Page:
"This reverses some of the rise seen in March, but is in line with our expectations, given the current economic conditions. April’s decline leaves the average price of a typical house at £151,861, down 15% from 12 months ago. The three-month on three-month rate of change, generally a smoother indicator of the short-term trend in prices, improved to -3.1% in April
from -4.1% in March.
"The Chancellor announced several measures aimed at boosting the housing market in his Budget. The scheme for Government guarantees for new, high-quality residential mortgage-backed securities is welcome and may help to boost the amount of mortgage credit available.
"However, since the availability of credit is only part of the reason why the housing market is in the doldrums it is
unlikely to lead to a swift turnaround in its fortunes.
"Lenders have already indicated that the availability of credit is less of an issue than it has been, but at the same time expect that the demand for secured lending will fall further. Given the weakness of the economy and the expected further
increase in unemployment this comes as no surprise.
"The extension of the Stamp Duty holiday is also welcome in so far as it reduces the transactions costs for borrowers at the least expensive end of the market. While there has been no further increase in the amount of the tax-free threshold, the impact of falling prices since the initial extension was announced in September 2008 means that more buyers could now benefit.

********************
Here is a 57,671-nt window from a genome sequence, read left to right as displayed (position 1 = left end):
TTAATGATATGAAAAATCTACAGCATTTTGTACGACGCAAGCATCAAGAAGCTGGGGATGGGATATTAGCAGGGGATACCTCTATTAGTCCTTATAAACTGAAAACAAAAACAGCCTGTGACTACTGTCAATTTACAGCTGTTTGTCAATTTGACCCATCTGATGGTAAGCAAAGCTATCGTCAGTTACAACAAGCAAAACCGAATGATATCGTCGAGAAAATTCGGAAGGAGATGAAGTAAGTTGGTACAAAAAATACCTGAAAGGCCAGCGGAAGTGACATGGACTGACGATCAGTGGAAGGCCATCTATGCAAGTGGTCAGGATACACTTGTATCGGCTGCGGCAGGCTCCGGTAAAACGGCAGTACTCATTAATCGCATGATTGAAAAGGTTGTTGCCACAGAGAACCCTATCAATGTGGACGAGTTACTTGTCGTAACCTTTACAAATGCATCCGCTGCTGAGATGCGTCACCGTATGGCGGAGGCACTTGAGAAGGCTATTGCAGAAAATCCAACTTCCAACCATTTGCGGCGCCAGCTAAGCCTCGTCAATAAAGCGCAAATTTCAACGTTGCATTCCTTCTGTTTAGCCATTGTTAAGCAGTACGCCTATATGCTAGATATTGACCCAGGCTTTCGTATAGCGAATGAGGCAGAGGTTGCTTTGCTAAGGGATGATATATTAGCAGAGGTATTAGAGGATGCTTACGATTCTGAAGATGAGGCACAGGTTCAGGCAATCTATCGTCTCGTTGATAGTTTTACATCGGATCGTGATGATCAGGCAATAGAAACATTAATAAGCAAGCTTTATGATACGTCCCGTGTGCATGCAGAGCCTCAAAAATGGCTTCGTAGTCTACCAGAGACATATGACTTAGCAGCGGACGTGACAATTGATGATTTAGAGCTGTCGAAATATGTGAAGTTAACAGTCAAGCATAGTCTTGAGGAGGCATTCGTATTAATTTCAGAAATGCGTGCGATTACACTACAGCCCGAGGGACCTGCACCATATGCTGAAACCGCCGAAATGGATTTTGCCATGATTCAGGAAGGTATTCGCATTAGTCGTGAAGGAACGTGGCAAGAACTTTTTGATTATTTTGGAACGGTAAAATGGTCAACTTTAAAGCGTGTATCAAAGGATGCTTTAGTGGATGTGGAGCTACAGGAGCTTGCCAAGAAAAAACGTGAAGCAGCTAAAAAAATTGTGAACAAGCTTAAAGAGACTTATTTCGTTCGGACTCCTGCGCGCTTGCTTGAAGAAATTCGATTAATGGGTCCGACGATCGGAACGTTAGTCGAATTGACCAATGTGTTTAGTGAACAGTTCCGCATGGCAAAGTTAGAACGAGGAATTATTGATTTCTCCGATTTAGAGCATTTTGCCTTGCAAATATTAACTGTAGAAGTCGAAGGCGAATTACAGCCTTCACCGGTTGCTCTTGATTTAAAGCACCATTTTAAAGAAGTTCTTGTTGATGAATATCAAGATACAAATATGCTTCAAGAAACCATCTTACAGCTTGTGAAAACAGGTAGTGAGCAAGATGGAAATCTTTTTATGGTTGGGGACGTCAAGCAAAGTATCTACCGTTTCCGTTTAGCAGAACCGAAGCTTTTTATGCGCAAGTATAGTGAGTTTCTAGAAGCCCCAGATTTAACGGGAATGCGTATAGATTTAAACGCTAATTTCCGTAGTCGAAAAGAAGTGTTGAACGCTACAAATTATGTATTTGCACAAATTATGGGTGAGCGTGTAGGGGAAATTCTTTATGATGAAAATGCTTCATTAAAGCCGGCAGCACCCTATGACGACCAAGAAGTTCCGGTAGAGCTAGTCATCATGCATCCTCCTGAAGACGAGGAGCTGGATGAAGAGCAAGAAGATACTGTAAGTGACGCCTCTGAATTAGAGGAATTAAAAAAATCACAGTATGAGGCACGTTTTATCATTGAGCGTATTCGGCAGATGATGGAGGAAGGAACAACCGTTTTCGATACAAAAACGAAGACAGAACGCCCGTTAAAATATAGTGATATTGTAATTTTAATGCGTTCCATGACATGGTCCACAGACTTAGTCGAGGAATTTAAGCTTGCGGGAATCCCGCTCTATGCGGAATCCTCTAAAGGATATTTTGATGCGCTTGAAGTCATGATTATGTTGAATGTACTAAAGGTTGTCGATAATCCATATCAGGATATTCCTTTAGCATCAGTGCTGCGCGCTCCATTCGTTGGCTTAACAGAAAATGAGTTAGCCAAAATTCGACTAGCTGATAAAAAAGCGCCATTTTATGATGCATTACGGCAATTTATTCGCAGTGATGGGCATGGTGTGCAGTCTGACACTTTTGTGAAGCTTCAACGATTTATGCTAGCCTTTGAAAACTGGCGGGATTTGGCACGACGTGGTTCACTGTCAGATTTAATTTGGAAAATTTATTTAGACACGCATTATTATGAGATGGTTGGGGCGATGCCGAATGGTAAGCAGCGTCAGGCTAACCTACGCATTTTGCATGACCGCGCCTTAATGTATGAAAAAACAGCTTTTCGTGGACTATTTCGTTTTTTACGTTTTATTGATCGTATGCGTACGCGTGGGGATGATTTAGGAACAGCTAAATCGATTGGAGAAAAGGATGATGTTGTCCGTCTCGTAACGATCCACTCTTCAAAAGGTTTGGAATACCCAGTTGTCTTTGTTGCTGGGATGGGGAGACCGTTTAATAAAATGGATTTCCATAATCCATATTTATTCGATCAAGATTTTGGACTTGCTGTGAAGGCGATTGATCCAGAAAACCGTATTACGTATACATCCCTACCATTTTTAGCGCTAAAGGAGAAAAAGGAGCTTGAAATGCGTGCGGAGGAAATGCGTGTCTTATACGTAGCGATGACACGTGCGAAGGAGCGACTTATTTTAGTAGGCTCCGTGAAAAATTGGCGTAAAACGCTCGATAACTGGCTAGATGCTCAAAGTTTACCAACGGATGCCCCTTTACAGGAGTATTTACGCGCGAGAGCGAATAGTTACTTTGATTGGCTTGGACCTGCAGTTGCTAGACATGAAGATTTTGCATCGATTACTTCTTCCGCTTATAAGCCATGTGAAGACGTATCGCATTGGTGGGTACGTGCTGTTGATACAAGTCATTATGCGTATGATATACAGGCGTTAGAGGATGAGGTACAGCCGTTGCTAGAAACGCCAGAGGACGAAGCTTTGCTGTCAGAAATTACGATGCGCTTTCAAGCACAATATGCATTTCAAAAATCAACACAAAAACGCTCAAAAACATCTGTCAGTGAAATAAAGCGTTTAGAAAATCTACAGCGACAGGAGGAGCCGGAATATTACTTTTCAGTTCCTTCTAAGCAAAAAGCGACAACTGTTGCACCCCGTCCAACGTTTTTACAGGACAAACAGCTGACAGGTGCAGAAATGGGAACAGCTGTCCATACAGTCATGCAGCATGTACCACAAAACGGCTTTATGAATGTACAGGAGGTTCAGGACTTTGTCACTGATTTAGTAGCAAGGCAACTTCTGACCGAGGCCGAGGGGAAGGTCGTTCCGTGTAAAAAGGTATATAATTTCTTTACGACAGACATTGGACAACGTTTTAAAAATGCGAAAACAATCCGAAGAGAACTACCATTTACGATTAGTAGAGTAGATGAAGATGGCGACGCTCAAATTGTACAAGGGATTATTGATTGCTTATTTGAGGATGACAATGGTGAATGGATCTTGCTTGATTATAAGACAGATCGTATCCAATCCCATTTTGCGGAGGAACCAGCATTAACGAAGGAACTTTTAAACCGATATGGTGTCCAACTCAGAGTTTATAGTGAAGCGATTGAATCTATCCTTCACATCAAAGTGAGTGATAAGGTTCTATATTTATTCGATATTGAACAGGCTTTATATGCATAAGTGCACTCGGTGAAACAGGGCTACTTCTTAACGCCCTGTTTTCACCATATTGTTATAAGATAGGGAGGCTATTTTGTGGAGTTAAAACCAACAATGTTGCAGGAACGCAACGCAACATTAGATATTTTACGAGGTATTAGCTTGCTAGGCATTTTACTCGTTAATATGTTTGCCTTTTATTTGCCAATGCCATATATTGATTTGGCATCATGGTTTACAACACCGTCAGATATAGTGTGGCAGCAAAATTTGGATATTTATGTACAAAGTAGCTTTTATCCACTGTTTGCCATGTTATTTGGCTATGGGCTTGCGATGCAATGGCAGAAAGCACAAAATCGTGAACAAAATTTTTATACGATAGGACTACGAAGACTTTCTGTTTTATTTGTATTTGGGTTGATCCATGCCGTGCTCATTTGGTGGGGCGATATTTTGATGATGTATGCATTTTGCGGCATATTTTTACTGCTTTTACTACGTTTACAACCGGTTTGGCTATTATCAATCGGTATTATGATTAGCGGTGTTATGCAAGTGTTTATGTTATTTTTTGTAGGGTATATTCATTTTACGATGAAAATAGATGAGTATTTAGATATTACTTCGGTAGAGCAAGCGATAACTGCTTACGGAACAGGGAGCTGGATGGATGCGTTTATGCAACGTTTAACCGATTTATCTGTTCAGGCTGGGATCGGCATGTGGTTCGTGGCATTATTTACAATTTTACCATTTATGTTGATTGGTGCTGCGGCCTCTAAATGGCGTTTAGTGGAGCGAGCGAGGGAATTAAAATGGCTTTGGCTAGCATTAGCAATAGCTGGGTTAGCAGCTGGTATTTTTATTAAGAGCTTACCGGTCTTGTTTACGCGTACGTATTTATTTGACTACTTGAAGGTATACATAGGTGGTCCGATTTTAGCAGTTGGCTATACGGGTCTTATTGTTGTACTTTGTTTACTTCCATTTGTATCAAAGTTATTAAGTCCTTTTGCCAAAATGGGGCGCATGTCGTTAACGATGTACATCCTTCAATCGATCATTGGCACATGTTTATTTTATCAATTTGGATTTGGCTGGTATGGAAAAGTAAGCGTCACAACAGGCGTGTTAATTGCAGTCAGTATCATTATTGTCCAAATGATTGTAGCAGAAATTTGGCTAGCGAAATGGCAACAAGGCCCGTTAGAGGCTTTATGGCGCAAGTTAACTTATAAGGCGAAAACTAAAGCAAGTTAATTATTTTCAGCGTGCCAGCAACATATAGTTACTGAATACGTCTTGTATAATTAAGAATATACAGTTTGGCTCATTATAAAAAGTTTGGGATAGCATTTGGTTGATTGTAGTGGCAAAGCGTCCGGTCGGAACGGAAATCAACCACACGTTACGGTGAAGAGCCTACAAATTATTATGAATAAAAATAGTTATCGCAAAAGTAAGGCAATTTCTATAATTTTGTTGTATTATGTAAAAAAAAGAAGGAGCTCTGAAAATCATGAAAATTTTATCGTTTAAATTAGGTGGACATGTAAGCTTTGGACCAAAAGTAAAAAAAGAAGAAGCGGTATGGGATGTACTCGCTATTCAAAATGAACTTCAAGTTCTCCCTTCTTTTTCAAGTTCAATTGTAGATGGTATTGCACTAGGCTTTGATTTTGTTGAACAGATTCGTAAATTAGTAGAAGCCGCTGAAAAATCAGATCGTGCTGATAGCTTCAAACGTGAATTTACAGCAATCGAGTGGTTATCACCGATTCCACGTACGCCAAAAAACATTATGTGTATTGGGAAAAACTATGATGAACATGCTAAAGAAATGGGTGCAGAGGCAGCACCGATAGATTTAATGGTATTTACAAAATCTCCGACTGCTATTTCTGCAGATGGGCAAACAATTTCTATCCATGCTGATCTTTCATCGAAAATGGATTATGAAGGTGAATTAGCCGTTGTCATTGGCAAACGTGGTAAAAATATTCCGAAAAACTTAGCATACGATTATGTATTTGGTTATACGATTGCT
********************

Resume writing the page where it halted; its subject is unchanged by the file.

"Before the increase in the threshold the typical house price was above the old £125k limit everywhere except the Northern
region. As house prices have come down, the typical house price is now below the new £175k threshold everywhere but in London and the Outer Metropolitan region. And for first-time buyers, only London has a typical house price above the threshold.
"It is possible that the extended period of the higher threshold will be more of an incentive for first-time buyers to enter the market now that affordability has improved due to falling interest rates and house prices. But it seems more likely that, for the most part, buyers will remain cautious as long as they think that prices will continue to fall. The latest data from Nationwide’s Consumer Confidence Survey shows that consumers still think that prices will fall over the next six months.
"However, there has been a significant moderation in the rate at which they think prices will fall. This, along with the
recent pick up in buyer inquiries and the increase in house purchase approvals in February, has encouraged some to suggest that this is the turning point in the market. While affordability is indeed more favourable and there does seem to be some cautious optimism from some quarters, it is still far too soon to say that this is the start of a solid revival in the market.
"The housing market is very sensitive to income and, as a result, conditions in the labour market are crucial to its performance. The economy is now in the deepest recession since the Second World War and unemployment is continuing to increase, with the latest data showing that it breached the two million mark. Even though negative inflation will mean that real earnings will be increasing, it is likely to be some time before this feeds into a strong enough change in sentiment to encourage a full scale revival in the housing market.
"That said, the correction in house prices and improved affordability conditions provide a good grounding for the market once domestic and global economic conditions once again become more favourable."
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